Third, Both beasts speak with the voice of the dragon (13:11). So too in the Gospel of John, Jesus speaks only what he has heard from the Father (John 7:16-18). In John 5:19-24 the Son can only do what he has seen from the Father.

Fourth, the function of the second beast is to be exercise the authority of the first beast after the near-fatal wound (13:12-13). This beast is not worshiped itself, but does miracles in behalf of the first beast, causing people to worship the first beast. This is not unlike the activity of the Holy Spirit in John 16, who is sent after the resurrection in order to guide the followers of Jesus. The Advocate will not speak on his on authority, but of the one who sent him, the Father. It is perhaps significant that the second beast breathes fire to destroy, in John 20 Jesus breaths on the disciples, giving to them the Holy Spirit.

This list could be multiplied, but these few examples show that the “satanic trinity” is a parody of the relationship of the Father, Son, and Holy Spirit as presented in John’s gospel. While there is little in the way of exact verbal parallels, this not a serious problem since Revelation rarely quotes any text directly, even when it is certain that the writer is alluding to a previous text. While the writer, as a resident of Asia Minor, may have known John’s theology and incorporated it into his own book, it is also possible that this is a hint that the author behind the Gospel of John also produced Revelation.

Bibliography: Vern S. Poythress, “Counterfeiting In The Book Of Revelation As A Perspective On Non-Christian Culture” JETS 40 (1997): 411-18.

Who is the Mighty Angel in Revelation 10?

Colossus_of_RhodesJohn does not identify this angel, although some speculate it is Gabriel primarily because the name Gabriel means “mighty one.” It is not necessary to make the connection to Gabriel, although there are certainly other parallels here to Daniel. Gabriel is mentioned twice in Daniel, both times he is delivering a message to Daniel from God, and twice in Luke where he is the angelic messenger who tells Mary that she is pregnant.

The physical description of this angel borrows from the imagery of a theophany. While this angel is not to be equated with God (or Christ), it is a messenger that has been in the very presence of God and the message that he brings is of primary importance.

  • “Robed in a cloud.” A cloud is often associated with the presence of God. It is used as an image in Revelation as a description of heaven (11:12) and the place where “something like a son of man” sits before he comes as judge, a reference to Jesus Christ (14:14-16).
  • “With a rainbow above his head.” Rainbows are also associated with the glory of God, although the two places in scripture where a rainbow is associated with God it is a description of his throne or location (Ezek 1:28, Rev 4:3).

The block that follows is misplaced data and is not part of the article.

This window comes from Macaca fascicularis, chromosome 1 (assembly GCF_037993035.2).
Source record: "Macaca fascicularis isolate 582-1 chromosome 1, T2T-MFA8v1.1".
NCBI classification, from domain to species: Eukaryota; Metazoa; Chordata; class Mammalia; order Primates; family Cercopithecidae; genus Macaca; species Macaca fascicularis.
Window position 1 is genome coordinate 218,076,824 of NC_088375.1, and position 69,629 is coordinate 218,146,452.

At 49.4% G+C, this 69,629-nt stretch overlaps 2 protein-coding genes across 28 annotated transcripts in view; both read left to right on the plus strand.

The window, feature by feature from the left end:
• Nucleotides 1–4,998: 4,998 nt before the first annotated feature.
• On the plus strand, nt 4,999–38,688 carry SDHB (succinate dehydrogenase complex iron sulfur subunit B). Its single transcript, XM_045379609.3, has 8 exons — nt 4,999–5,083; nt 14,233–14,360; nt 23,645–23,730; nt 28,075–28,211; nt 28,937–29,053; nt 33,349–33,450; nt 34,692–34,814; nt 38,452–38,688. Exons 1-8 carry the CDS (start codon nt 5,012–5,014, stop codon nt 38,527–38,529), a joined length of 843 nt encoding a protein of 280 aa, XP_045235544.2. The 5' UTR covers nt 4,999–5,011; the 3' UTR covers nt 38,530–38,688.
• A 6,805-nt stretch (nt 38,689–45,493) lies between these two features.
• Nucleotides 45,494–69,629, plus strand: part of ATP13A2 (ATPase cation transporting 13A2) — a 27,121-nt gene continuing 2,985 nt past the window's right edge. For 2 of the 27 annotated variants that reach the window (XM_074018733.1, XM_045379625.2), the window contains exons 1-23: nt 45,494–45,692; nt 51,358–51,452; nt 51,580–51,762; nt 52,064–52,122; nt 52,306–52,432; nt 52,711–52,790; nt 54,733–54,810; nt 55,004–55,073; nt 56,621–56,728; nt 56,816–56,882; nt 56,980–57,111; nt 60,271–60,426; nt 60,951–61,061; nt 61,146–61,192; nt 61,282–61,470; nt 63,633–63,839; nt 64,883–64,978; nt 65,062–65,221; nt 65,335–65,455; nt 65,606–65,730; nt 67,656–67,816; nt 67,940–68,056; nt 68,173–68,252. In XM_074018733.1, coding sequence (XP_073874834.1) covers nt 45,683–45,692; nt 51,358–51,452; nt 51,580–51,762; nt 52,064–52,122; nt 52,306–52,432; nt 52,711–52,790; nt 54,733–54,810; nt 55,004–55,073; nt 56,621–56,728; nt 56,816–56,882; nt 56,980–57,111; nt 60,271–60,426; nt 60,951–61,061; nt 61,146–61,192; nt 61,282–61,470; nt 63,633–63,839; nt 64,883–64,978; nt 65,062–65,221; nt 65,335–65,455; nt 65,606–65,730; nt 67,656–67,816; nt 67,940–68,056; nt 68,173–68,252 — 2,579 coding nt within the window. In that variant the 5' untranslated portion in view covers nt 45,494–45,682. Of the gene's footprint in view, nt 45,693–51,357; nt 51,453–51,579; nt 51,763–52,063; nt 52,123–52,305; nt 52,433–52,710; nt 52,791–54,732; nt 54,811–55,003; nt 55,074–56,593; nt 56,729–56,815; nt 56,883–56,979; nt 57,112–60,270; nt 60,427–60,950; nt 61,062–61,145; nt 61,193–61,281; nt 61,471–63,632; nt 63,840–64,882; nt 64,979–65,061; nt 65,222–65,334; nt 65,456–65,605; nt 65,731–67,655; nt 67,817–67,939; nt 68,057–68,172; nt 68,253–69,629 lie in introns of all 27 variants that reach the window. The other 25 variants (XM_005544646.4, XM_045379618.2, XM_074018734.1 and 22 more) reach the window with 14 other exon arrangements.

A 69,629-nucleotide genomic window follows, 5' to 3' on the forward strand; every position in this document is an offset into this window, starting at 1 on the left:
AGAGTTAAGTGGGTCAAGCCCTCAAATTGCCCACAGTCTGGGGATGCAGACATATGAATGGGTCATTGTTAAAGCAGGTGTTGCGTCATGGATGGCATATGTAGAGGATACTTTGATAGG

• “His face was like the sun.” Christ was described as having a face shining like the sun in Rev 1:16, but this description is more like Daniel 10:6, where an angelic being is described similar to this one, as well as in passages when someone has been in the “presence of God.”
  • “His legs were like fiery pillars.” This is literally “feet.” Most modern translations translate this as legs, since it is odd to describe feet as pillars. This may be an allusion to the two pillars that led Israel in the wilderness (Exod 13:21), but a better solution is seeing this as another allusion to angelic beings, as in Ezekiel 1:7.

The angel stands with one foot on land and one foot on the sea. This is important because the beasts in chapter 13 come from both the land and the sea – God is demonstrating his sovereignty over both. This also corresponds to the Colossus-of-Rhodes-footoath he makes in verse 6, swearing by both the land and the sea. Because of this, David Aune argues the angel is an allusion to the Colossus of Rhodes (Revelation, 2:556-557).

The Colossus was a 105 foot tall bronze statue that was built about 280 B. C. It was placed in a promontory overlooking the harbor at Rhodes, and was known as one of the “seven wonders” of the ancient world. The statue was of Helios, a sun-god that was worshiped primarily in Rhodes. The image of a halo/rainbow and fire do evoke the memory of this well-known statue. It is possible that the statue had this right handed lifted towards heaven, as the angel in this passage does.

The Colossus was destroyed by an earthquake in 224 B. C. It broke off at the knees, and although it was looted for bronze, pieces were still visible during the first century. The fact that the Colossus was destroyed some 275 years prior to the writing of Revelation creates a problem for Aune’s argument the great wonder of the world influenced this description.

Nevertheless, the angel evokes memories of both Old Testament theophanies and an important Greco-Roman cultural icon. Perhaps this is why John describes this as he does so that the important message he will deliver resonates with both Jewish and Greek readers.

What Do the Seven Thunders Say in Revelation 10:3-4?

The Mighty Angel stands in his place and speaks.  The speech is described as the roar of a lion, and he is answered by the “seven thunders.” This description is significant for several reasons. It is the only place in Revelation where an angelic messenger speaks, but the words are not recorded.  Why is the shout described in this way, and not recorded?

First, thunder is a stock metaphor for divine speech. In the Hebrew Bible, the voice of God is often described in terms of thunderous noise (2 Sam 22:14/Psalm 18:3; Job 37:2-5). It is possible thunderous speech is related to the description of the Lord as the “lion of Judah” (Amos 1:2, 3:8). Occasionally angels have voices like thunder, such as 3 Baruch 11:4, and in The Odyssey, Zeus speaks like thunder.